|Publication number||US5047861 A|
|Application number||US 07/561,437|
|Publication date||Sep 10, 1991|
|Filing date||Jul 31, 1990|
|Priority date||Jul 31, 1990|
|Also published as||CA2064721A1, CA2064721C, DE69125472D1, DE69125472T2, EP0495045A1, EP0495045B1, WO1992003009A1|
|Publication number||07561437, 561437, US 5047861 A, US 5047861A, US-A-5047861, US5047861 A, US5047861A|
|Inventors||James S. Houchin, Kenneth A. Parulski|
|Original Assignee||Eastman Kodak Company|
|Export Citation||BiBTeX, EndNote, RefMan|
|Patent Citations (9), Referenced by (253), Classifications (15), Legal Events (4)|
|External Links: USPTO, USPTO Assignment, Espacenet|
1. Field of the Invention
The present invention relates to the field of image processing and more particularly to an apparatus for reading and correcting a sensed color image on an individual pixel basis.
2. Discussion of the Background
Images are sensed and converted by a system into digital signals in a process commonly called the capture/digitization process. Degradations which are inherent in a capture system, in turn, limit the quality of the digitized image. If the degradations are repeatable and are known, it is possible to form correction factors which can be applied automatically to improve the quality of the digitized image. Two types of corrections that are of particular interest to the applicability of the present invention are pixel by pixel gain correction and pixel by pixel offset correction. Normally, these two operations are performed in a serial fashion. First, a "black correction" offset value appropriate for each pixel is subtracted from each captured pixel value. The result is then multiplied by the appropriate gain value for each pixel, resulting in a corrected image. Thus both functions, addition and multiplication, must be implemented. The corrected pixel values are often converted to a different quantization space using a digital memory look-up table, such as a RAM or ROM, programmed to provide, for example, a logarithmic or a gamma-correction quantization function.
A patent of interest for its teachings in this area is U.S. Pat. No. 4,745,466 entitled "Digital Color Image Processing Apparatus with Color Masking Processing Unit Addressed by a plurality of Multi-Bit Color Component Signals Using Various Combinations of the Bits of the Signals" by Yoshida et al.
In that patent, particularly with regards to the discussion with respect to FIG. 7-1, a solution to the problem of "shading" is proposed. The term "shading" as used in that patent implies an uneven optical image caused by various optical problems involving a light source, lens, and other factors. The shading correction solution uses RAM to store a signal value from each pixel during scanning of a white calibration plate. During normal image scanning, the stored values are used to address a ROM look-up table programmed to multiply the scanned pixel values by a number inversely proportional to the stored calibration values. Thus, the ROM look-up table functions as a divider circuit. Note that the shading correction circuit 130 is followed by gamma correction circuits 302, 305 and 308 in FIG. 8-1 of that patent, which are implemented as totally separate look-up tables.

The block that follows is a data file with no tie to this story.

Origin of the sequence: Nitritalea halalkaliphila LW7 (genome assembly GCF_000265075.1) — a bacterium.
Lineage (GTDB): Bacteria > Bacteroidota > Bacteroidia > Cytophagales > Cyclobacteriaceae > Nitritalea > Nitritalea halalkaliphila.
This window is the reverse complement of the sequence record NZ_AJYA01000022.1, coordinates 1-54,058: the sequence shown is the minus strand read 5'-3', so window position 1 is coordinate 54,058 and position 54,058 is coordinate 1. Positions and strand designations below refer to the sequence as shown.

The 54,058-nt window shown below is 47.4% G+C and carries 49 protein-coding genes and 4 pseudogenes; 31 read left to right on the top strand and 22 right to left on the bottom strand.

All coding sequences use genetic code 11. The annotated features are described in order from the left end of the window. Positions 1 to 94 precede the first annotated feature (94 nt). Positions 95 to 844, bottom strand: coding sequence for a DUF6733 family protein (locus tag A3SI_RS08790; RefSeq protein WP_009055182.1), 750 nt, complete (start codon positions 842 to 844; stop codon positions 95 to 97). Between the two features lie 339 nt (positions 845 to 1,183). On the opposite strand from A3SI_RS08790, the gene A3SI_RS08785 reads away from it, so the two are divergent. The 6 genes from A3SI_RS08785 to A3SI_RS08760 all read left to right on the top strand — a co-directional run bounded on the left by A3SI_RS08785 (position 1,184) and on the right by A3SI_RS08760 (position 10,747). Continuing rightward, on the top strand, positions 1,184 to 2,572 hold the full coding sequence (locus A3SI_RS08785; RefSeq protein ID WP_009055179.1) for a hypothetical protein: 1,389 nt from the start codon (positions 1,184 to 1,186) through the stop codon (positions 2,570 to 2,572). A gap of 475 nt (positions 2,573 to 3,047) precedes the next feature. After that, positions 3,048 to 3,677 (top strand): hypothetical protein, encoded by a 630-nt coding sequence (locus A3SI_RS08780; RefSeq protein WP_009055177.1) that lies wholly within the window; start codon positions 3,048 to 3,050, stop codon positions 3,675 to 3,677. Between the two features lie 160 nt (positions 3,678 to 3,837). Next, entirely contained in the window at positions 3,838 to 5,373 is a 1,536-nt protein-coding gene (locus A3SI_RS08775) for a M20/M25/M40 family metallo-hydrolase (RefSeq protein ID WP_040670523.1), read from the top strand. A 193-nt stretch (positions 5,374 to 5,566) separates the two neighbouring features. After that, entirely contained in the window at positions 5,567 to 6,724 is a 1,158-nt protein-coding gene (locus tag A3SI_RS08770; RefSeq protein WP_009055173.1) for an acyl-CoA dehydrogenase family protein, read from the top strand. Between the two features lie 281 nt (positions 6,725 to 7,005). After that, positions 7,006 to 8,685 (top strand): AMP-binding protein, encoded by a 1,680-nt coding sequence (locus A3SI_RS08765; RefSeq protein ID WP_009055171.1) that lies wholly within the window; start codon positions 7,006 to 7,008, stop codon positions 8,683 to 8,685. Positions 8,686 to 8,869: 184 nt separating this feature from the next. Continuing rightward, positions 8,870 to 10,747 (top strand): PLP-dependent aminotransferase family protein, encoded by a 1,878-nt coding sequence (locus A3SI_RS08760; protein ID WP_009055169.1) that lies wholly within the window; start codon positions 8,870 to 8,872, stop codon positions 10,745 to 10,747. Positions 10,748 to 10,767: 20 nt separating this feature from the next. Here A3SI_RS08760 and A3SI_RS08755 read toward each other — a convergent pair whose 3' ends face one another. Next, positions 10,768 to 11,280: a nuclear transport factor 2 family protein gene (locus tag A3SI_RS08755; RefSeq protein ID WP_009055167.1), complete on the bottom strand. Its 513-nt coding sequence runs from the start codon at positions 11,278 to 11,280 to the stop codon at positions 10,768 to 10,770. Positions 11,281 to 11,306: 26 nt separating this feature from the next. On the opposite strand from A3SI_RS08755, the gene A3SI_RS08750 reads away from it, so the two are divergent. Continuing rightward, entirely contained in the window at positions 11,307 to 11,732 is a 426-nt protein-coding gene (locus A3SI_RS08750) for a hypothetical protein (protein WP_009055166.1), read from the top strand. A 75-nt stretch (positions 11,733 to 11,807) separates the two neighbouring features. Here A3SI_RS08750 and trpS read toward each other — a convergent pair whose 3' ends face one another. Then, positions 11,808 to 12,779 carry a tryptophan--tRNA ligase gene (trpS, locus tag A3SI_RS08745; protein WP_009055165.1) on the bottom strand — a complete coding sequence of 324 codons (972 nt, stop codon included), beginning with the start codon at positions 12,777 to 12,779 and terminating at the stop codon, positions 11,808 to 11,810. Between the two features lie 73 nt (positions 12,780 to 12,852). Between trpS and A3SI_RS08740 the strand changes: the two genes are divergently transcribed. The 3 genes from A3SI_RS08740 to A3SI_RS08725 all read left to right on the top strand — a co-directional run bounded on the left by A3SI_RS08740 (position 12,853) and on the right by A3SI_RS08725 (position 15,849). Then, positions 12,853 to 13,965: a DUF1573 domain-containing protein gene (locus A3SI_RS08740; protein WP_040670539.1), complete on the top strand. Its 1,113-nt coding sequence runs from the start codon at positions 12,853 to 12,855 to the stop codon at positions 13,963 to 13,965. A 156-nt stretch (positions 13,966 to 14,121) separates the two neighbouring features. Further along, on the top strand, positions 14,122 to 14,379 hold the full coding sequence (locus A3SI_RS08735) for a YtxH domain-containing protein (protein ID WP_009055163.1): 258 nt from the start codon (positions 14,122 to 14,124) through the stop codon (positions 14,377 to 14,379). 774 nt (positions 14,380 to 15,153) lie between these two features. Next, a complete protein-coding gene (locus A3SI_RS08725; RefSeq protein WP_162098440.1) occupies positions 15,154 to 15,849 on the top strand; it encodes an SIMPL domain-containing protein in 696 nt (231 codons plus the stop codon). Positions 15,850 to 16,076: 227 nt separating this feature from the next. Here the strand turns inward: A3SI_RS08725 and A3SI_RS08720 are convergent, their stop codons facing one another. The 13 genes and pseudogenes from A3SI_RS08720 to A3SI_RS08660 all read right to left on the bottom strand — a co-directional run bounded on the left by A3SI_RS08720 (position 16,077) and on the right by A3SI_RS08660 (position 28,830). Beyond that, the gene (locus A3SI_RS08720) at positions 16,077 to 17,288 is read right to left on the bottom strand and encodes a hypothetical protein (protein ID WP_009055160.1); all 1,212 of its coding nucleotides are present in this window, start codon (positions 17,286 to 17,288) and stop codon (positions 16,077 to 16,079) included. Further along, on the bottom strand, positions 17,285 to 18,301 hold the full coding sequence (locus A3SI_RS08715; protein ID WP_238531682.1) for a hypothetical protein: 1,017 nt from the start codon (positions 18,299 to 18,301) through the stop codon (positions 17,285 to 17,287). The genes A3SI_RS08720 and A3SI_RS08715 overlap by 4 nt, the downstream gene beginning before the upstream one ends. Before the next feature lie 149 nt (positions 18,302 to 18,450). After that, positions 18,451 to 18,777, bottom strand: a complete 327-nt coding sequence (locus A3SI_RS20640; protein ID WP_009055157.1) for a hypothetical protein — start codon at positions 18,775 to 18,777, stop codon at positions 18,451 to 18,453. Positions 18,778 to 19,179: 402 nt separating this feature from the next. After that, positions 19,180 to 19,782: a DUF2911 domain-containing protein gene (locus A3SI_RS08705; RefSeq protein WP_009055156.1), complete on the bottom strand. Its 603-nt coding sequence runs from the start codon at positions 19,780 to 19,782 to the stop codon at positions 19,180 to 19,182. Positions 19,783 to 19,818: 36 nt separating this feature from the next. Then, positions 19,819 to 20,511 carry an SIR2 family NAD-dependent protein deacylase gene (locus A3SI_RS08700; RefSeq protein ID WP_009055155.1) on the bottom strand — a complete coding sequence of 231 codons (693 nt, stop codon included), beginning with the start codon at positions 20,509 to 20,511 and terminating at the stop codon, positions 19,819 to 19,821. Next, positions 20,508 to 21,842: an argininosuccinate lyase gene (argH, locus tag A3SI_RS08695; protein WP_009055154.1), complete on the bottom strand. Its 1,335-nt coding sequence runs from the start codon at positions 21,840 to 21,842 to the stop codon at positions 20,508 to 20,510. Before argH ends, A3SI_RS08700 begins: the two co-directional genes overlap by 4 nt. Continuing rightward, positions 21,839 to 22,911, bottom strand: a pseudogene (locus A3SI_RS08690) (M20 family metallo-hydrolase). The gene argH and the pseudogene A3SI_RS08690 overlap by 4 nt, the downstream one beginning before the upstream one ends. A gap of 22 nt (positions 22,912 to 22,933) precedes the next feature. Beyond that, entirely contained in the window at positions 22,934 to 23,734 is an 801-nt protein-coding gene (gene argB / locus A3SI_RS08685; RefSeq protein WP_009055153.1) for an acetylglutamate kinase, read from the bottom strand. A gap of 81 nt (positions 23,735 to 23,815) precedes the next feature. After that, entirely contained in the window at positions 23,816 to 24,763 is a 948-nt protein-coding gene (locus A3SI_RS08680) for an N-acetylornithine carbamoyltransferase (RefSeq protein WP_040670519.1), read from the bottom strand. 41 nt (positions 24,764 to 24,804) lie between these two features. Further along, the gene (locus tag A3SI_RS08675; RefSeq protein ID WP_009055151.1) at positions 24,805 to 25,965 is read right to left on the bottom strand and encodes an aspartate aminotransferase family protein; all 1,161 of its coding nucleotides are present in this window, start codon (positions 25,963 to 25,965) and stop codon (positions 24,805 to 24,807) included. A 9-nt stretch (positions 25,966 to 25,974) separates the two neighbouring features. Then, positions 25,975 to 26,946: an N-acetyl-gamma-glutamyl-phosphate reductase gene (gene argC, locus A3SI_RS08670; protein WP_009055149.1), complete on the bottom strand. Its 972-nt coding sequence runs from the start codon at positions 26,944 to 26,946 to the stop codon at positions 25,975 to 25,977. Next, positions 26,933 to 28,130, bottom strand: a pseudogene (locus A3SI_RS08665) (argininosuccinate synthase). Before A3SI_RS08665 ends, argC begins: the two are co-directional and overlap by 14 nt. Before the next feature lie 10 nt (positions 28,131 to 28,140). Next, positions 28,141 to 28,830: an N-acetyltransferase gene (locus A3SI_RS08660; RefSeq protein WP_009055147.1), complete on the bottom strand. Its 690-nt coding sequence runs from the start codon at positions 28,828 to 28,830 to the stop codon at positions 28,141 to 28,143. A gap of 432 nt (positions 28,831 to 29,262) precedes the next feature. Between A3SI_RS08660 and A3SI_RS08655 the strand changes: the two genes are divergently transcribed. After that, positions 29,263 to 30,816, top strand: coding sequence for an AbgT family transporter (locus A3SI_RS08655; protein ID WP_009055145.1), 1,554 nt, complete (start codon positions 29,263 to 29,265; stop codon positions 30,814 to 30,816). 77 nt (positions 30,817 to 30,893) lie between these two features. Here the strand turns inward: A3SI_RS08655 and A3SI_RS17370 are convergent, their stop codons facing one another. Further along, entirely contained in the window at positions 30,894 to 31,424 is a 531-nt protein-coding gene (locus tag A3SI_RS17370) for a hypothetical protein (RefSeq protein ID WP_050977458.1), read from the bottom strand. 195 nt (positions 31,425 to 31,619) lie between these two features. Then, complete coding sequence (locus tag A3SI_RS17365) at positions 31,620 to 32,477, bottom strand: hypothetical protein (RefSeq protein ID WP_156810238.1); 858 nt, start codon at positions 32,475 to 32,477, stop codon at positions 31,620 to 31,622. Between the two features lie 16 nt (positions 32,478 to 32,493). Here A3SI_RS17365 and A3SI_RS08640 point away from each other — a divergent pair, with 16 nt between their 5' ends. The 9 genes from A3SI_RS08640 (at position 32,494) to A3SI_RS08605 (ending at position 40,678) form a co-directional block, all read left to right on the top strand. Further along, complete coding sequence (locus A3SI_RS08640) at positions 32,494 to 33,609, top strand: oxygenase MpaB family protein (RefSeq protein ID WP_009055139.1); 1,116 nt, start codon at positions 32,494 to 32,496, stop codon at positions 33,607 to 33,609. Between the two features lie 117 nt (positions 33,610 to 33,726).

Another patent of interest for its teachings is U.S. Pat. No. 4,891,692 entitled "Color Image Reading Apparatus Having Variable Exposure Control" by K. Outa.
In that patent, referencing specifically the discussion set forth in Columns 3 and 4, there is discussed the use of a standard white plate to correct for variations in the sensitivity of the image sensor. Each pixel of the CCD is corrected for its variation in sensitivity or in the light quantity which illuminates the corresponding point of the original image. In Column 4, a standard illumination signal is derived as Equation 1. Although a multiplier logic circuit could perform the multiplication function of the equation, it is stated that a high speed multiplier function could instead be realized by the use of a look-up table. Note that the outputs of the multiplier function 105 in FIG. 1 of that patent is followed by a logarithmic converter 109, which is implemented as a totally separate look-up table.